A lot of people go through their birthing process unassisted in the state, Taylor said, and there will only be more women in need of care because of Alabama’s abortion ban. The only exception to the law is if the mother’s life is at risk.
The March of Dimesthat in 2021, the most recent data available, almost a third of women in Alabama are Black, and according to the , Black women are three times more likely than White women to die from pregnancy complications.
Alabama has one of the highestin the country.
“We have an absolute crisis of Black maternal mortality in the United States,” said Nancy Cohen, the president of the Gender Equity Policy Institute. “What our demographic analysis shows is 7 in 10 Black women in America live in states that ban or restrict abortion.”
“There’s going to be an influx of people who need obstetric care and there are not very many obstetric providers, so we need midwives,” Taylor said. “We need people to guide them through.”
But new rules under the Alabama Department of Public Health would make it extremely difficult for midwives to practice outside of hospitals, citing concerns over women’s safety. It now mandates freestanding birth centers, facilities where low-risk patients are guided through the birthing process by midwives, must meet hospital licensing requirements to operate.
Another regulation would require the centers to be within 30 minutes of a hospital. However,of women in Alabama don’t live within that distance, and of women in rural areas of the state are not that close to a hospital, according to the March of Dimes.
Midwives and doctors arethe department with the backing of the American Civil Liberties Union. In early October, a judge that birthing centers that meet national requirements can be licensed while the lawsuit plays out.
Hospitals are shutting down maternity units at alarming rates in Alabama. Three more have closed their doors in recent weeks.
In 2020, Medicaidin the state. Health care providers are reimbursed less for Medicaid-funded births than those paid for by private insurance, a significant force behind obstetric unit closures across the country.
North Dakota has thedesignated as maternity care deserts in the nation, as well as a strict ban on abortions.
The Dakota Hope Clinic, a nonprofit affiliated with anti-abortion rights groups, offers some services including free pregnancy testing, ultrasounds and post-abortion and pregnancy loss support through its clinics in Minot, a city of slightly less than 50,000 and home to Minot Air Force Base, and the much smaller towns of Tioga and Bottineau. However, the clinic’s medical services are very limited and do not compensate for the full range of care women need in North Dakota.
“Abortion is still on a lot of people’s minds and we continue to have about half of our pregnant clients considering abortion, so we talk to them about all their options and make sure they are fully informed of the pros and cons of each,” said Nadia Smetana, the clinic’s director.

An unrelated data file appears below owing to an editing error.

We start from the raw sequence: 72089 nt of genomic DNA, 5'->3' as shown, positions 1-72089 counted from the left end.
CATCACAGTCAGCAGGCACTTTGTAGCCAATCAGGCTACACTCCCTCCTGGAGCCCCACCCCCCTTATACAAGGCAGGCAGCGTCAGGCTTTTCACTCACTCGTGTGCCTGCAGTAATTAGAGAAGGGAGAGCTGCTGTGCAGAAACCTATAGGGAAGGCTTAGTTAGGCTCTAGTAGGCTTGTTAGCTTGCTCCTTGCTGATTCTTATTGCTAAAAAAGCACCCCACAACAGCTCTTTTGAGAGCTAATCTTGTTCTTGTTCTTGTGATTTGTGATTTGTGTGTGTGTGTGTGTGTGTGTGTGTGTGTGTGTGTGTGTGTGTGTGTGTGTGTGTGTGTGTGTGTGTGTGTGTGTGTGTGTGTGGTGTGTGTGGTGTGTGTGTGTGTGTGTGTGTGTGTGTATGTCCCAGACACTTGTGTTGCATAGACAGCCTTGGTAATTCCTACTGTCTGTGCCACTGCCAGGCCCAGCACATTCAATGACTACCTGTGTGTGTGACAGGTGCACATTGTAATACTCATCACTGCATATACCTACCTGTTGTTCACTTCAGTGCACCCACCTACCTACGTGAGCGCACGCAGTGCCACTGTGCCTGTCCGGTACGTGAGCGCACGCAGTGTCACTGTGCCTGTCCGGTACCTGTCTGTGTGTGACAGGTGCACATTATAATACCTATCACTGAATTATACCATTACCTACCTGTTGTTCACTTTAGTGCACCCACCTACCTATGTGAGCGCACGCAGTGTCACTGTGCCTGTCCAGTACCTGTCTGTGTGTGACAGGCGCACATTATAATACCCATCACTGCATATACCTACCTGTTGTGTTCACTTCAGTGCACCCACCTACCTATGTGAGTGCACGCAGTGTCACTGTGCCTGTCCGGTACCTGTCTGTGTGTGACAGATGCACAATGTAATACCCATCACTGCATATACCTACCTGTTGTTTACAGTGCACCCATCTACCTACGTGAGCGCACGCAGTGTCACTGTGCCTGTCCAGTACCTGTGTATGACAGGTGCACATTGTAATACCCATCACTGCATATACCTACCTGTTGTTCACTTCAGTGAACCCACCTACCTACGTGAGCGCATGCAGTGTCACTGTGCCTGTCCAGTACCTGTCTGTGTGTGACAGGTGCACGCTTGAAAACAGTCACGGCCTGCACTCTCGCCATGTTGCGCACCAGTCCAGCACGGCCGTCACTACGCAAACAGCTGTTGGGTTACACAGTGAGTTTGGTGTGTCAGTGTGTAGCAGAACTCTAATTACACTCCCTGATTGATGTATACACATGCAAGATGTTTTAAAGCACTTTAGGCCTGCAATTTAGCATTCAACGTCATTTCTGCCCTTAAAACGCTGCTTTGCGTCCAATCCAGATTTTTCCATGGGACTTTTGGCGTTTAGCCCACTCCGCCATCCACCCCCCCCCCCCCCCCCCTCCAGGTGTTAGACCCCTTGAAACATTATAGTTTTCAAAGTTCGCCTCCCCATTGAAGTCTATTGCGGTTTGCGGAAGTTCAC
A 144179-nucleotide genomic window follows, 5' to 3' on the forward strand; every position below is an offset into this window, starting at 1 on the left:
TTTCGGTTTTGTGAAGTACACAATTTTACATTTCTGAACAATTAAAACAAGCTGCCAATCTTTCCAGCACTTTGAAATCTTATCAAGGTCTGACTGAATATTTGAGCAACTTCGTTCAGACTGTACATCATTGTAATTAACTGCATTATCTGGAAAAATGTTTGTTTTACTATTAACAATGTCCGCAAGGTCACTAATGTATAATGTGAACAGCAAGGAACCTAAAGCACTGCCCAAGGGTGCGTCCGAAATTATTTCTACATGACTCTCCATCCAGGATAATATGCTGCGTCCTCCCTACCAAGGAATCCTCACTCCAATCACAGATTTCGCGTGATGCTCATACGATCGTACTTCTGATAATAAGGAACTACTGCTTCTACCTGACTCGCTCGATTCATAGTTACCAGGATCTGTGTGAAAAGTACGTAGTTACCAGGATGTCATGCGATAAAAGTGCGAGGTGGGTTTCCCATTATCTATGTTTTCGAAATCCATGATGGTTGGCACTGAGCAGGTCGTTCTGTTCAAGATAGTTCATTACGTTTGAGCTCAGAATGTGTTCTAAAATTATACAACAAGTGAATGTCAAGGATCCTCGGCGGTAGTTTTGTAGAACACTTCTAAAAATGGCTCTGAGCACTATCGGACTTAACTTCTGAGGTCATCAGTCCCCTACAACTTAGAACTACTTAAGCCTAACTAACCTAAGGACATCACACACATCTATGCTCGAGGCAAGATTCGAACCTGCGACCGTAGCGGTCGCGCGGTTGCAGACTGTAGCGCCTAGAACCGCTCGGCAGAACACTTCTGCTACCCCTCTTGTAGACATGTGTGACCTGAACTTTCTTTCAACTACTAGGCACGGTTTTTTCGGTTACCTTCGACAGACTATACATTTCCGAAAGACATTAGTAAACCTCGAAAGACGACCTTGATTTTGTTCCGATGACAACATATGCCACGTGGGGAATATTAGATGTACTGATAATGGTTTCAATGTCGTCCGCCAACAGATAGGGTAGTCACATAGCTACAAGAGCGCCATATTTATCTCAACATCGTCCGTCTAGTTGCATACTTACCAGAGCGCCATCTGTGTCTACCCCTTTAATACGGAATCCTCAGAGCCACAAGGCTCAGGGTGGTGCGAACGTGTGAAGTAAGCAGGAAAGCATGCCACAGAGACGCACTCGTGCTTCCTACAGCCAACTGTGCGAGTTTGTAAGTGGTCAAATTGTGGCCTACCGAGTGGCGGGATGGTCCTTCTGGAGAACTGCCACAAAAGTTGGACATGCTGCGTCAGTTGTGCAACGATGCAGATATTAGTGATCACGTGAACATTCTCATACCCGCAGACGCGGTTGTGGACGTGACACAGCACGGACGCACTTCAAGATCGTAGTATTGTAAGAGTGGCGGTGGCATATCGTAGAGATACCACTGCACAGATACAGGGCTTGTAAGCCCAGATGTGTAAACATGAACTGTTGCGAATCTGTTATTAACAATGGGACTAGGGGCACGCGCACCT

Smetana hopes to expand beyond their three clinics in the future to further serve women far from maternity care services.
“We know that the women in the rural communities, they often don’t have the kind of services immediately available that are present sometimes in larger cities,” she said. “We find that even if women came to Dakota Hope when they were first pregnant, they don’t necessarily have a lot of follow-up care.”
Dr. Johnna Nynas, an OB-GYN physician for Sanford Health, works across the border in northern Minnesota, where abortion is legal, in an area surrounded by maternity care deserts facing similar difficulties as North Dakota.
Nynas is based in Bemidji, a city with a population of over 15,000 people. She has witnessed four different labor and delivery units close within five years in the area. She and only a few other OB/GYN providers are trying to give care to the whole region.
There are three Native American reservations around Bemidji, where women are particularly vulnerable to maternal mortality and pregnancy complications.
In Minnesota, 42.3% of Native American women living in areas of high socioeconomic vulnerability have received, according to the National Center for Health Statistics.
“There are so many moving parts. It’s generational trauma, it’s implicit bias and systemic racism that exists within our communities and within health care, and those are hard issues to overcome,” said Nynas.
She is working with other health care organizations to bring more virtual care and education to people facing obstacles to proper maternity care.
Telemedicine should be a “standard of care” for women, said Dr. Elizabeth Cherot, CEO and president of the March of Dimes, but some states will not reimburse for those appointments.
“You’re just continuing to close the door to access,” she said.
Providing women with access to care “means that they can be a whole human being in their life,” said Kumar. “They can be more present for the people in their life, oftentimes including the children that they already have at home.”